SIMBAD is an astronomical database of objects beyond the Solar System. It is maintained by the Centre de données astronomiques de France. SIMBAD was created by merging the Catalog of Stellar Identifications and the Bibliographic Star Index as they existed at the Meudon Computer Centre until 1979, expanded by additional source data from other catalogues and the academic literature; the first on-line interactive version, known as Version 2, was made available in 1981. Version 3, developed in the C language and running on UNIX stations at the Strasbourg Observatory, was released in 1990. Fall of 2006 saw the release of Version 4 of the database, now stored in PostgreSQL, the supporting software, now written in Java; as of 10 February 2017, SIMBAD contains information for 9,099,070 objects under 24,529,080 different names, with 327,634 bibliographical references and 15,511,733 bibliographic citations. The minor planet 4692 SIMBAD was named in its honour. Planetary Data System – NASA's database of information on SSSB, maintained by JPL and Caltech.
NASA/IPAC Extragalactic Database – a database of information on objects outside the Milky Way maintained by JPL. NASA Exoplanet Archive – an online astronomical exoplanet catalog and data service Bibcode SIMBAD, Strasbourg SIMBAD, Harvard
In astronomy, luminosity is the total amount of energy emitted per unit of time by a star, galaxy, or other astronomical object. As a term for energy emitted per unit time, luminosity is synonymous with power. In SI units luminosity is measured in joules per second or watts. Values for luminosity are given in the terms of the luminosity of the Sun, L⊙. Luminosity can be given in terms of the astronomical magnitude system: the absolute bolometric magnitude of an object is a logarithmic measure of its total energy emission rate, while absolute magnitude is a logarithmic measure of the luminosity within some specific wavelength range or filter band. In contrast, the term brightness in astronomy is used to refer to an object's apparent brightness: that is, how bright an object appears to an observer. Apparent brightness depends on both the luminosity of the object and the distance between the object and observer, on any absorption of light along the path from object to observer. Apparent magnitude is a logarithmic measure of apparent brightness.
The distance determined by luminosity measures can be somewhat ambiguous, is thus sometimes called the luminosity distance. In astronomy, luminosity is the amount of electromagnetic energy; when not qualified, the term "luminosity" means bolometric luminosity, measured either in the SI units, watts, or in terms of solar luminosities. A bolometer is the instrument used to measure radiant energy over a wide band by absorption and measurement of heating. A star radiates neutrinos, which carry off some energy, contributing to the star's total luminosity; the IAU has defined a nominal solar luminosity of 3.828×1026 W to promote publication of consistent and comparable values in units of the solar luminosity. While bolometers do exist, they cannot be used to measure the apparent brightness of a star because they are insufficiently sensitive across the electromagnetic spectrum and because most wavelengths do not reach the surface of the Earth. In practice bolometric magnitudes are measured by taking measurements at certain wavelengths and constructing a model of the total spectrum, most to match those measurements.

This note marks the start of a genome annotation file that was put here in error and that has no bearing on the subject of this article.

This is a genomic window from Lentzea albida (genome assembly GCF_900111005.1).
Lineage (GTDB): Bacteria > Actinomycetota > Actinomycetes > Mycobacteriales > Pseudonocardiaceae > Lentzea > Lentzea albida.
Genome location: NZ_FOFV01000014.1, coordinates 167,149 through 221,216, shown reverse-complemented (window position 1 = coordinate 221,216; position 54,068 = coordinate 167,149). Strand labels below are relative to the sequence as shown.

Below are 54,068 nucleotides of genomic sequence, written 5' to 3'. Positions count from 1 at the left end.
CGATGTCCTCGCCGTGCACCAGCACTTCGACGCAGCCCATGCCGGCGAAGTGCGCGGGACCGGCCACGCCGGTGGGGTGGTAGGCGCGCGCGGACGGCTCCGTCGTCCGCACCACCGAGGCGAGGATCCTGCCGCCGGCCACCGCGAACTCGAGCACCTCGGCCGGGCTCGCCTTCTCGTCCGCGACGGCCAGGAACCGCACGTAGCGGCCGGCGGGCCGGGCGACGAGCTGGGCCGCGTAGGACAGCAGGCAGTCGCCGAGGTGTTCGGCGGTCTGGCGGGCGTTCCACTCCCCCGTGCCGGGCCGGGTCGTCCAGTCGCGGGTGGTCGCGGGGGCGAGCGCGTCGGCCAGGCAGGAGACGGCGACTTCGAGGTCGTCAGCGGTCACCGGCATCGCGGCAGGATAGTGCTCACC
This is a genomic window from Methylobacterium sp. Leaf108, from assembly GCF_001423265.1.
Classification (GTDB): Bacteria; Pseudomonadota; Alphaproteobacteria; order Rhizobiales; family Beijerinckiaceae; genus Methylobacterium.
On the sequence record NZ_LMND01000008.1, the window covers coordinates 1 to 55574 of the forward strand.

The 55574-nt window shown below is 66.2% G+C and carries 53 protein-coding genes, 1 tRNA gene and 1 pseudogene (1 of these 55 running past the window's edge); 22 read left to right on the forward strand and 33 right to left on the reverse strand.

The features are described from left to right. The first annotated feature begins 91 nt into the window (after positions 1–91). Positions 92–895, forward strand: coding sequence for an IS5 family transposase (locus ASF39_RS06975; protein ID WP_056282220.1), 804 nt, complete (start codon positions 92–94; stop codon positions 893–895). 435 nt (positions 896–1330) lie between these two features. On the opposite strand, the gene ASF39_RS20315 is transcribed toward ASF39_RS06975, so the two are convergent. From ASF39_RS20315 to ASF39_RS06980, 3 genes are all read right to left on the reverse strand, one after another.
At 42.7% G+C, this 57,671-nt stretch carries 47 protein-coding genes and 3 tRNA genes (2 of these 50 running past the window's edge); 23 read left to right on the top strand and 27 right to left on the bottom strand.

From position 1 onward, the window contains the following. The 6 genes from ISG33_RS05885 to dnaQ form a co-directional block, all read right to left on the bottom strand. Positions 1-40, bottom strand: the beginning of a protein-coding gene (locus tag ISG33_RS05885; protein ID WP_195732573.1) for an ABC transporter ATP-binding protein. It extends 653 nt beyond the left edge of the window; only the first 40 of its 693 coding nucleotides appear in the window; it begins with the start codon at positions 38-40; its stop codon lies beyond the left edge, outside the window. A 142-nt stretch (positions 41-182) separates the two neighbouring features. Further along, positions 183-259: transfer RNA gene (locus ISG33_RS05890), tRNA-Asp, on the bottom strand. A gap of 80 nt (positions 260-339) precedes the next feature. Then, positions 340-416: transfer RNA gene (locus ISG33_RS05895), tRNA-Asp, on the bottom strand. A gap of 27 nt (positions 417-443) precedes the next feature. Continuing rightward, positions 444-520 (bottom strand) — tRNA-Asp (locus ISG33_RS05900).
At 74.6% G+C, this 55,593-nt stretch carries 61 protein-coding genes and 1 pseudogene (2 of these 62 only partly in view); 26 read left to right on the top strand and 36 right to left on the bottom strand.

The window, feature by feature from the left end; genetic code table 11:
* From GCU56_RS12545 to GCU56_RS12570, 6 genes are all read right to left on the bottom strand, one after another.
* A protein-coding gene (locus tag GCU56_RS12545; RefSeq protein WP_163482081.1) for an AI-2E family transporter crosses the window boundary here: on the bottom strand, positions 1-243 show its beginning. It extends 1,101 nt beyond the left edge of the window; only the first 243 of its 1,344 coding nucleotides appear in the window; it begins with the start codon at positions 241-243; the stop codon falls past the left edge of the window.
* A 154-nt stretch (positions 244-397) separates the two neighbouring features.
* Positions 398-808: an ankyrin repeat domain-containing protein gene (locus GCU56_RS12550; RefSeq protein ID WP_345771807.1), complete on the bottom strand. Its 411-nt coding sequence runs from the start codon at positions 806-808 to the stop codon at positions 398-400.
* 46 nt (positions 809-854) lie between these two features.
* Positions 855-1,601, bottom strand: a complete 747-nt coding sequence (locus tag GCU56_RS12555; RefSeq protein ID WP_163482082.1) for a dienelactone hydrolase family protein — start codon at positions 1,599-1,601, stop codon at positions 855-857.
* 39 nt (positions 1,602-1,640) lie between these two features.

In some cases, the process of estimation is extreme, with luminosities being calculated when less than 1% of the energy output is observed, for example with a hot Wolf-Rayet star observed only in the infra-red. Bolometric luminosities can be calculated using a bolometric correction to a luminosity in a particular passband; the term luminosity is used in relation to particular passbands such as a visual luminosity of K-band luminosity. These are not luminosities in the strict sense of an absolute measure of radiated power, but absolute magnitudes defined for a given filter in a photometric system. Several different photometric systems exist; some such as the UBV or Johnson system are defined against photometric standard stars, while others such as the AB system are defined in terms of a spectral flux density. A star's luminosity can be determined from two stellar characteristics: size and effective temperature; the former is represented in terms of solar radii, R⊙, while the latter is represented in kelvins, but in most cases neither can be measured directly.
To determine a star's radius, two other metrics are needed: the star's angular diameter and its distance from Earth. Both can be measured with great accuracy in certain cases, with cool supergiants having large angular diameters, some cool evolved stars having masers in their atmospheres that can be used to measure the parallax using VLBI. However, for most stars the angular diameter or parallax, or both, are far below our ability to measure with any certainty. Since the effective temperature is a number that represents the temperature of a black body that would reproduce the luminosity, it cannot be measured directly, but it can be estimated from the spectrum. An alternative way to measure stellar luminosity is to measure the star's apparent brightness and distance. A third component needed to derive the luminosity is the degree of interstellar extinction, present, a condition that arises because of gas and dust present in the interstellar medium, the Earth's atmosphere, circumstellar matter.